When a chiral molecule emits circularly polarized light, it emits some combination of left- and right-circularly polarized light. Molecules that predominantly emit either only left- or only right-circularly polarized light are of interest since they can potentially be used for creating 3D displays as well as security inks for sensitive, important documents such as passports. Understanding what affects the mix of circularly polarized light that a molecule emits is key to developing novel functional materials.
A team led by ICReDD Prof. Yasuchika Hasegawa has now demonstrated that the orientation of the polymer chains in a Europium-based coordination polymer has a significant effect on the mix of circularly polarized light that is emitted. Researchers succeeded in designing a coordination polymer undergoes a phase transition when heated. This phase transition involved a change in arrangement of the linker molecules, and it was found that the molecule emitted a significantly different mix of circularly polarized light after the phase transition. Spectroscopic measurements in combination with calculations performed by ICReDD Prof. Tetsuya Taketsugu’s group confirmed the relationship between linker molecule arrangement and the change in circularly polarized light emission. This finding provides valuable insight for engineering materials with optimized circularly polarized light emission properties.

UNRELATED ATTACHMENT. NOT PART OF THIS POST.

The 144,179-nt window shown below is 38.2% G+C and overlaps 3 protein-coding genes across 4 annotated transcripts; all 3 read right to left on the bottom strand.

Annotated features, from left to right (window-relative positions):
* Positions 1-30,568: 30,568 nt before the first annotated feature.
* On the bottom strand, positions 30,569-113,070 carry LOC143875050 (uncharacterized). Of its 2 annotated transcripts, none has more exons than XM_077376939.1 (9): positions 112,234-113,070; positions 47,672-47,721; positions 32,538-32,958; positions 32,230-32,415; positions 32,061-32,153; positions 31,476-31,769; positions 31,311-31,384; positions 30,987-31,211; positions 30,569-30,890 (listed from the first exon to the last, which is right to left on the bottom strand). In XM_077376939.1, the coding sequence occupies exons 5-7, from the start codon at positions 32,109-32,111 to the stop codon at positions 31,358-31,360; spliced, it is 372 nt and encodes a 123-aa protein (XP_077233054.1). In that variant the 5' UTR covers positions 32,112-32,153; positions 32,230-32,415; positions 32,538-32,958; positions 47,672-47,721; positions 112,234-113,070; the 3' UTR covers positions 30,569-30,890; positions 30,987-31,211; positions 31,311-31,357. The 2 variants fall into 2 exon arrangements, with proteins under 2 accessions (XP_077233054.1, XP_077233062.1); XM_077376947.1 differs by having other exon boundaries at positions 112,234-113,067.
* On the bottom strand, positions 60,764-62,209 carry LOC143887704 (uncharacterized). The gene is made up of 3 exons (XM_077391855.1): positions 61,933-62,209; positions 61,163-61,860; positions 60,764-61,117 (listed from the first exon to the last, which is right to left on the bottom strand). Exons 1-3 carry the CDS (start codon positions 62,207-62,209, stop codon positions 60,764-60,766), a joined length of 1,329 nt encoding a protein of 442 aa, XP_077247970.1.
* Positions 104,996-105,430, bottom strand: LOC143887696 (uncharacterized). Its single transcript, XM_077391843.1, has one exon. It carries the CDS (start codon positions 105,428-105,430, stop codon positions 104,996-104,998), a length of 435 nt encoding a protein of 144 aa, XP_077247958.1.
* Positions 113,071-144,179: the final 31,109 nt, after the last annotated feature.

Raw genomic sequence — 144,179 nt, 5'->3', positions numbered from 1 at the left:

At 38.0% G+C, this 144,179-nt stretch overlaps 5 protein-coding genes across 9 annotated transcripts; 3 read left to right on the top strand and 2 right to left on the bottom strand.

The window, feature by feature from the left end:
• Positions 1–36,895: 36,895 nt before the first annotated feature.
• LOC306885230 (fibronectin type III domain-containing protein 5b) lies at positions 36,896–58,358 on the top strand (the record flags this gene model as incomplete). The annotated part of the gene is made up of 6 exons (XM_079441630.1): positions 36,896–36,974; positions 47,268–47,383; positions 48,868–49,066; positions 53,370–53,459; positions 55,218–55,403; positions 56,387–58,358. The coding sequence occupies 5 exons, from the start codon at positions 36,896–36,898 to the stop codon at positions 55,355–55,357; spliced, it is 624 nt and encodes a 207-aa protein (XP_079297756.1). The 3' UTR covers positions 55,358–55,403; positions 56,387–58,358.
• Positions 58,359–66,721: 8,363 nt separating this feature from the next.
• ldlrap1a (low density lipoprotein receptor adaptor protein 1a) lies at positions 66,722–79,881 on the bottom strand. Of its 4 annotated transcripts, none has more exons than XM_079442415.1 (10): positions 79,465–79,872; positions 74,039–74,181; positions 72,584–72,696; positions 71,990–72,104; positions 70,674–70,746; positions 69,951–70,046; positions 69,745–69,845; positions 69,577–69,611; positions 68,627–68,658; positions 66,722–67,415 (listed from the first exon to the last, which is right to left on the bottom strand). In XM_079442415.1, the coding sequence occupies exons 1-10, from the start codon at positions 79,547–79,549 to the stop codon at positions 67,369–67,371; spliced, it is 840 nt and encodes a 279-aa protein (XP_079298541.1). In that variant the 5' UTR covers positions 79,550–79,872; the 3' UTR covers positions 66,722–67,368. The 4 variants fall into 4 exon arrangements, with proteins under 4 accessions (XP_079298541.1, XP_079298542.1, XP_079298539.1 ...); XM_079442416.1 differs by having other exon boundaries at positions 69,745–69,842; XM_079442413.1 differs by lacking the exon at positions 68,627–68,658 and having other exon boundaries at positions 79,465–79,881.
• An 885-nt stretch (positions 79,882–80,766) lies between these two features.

For details, read the full paper here.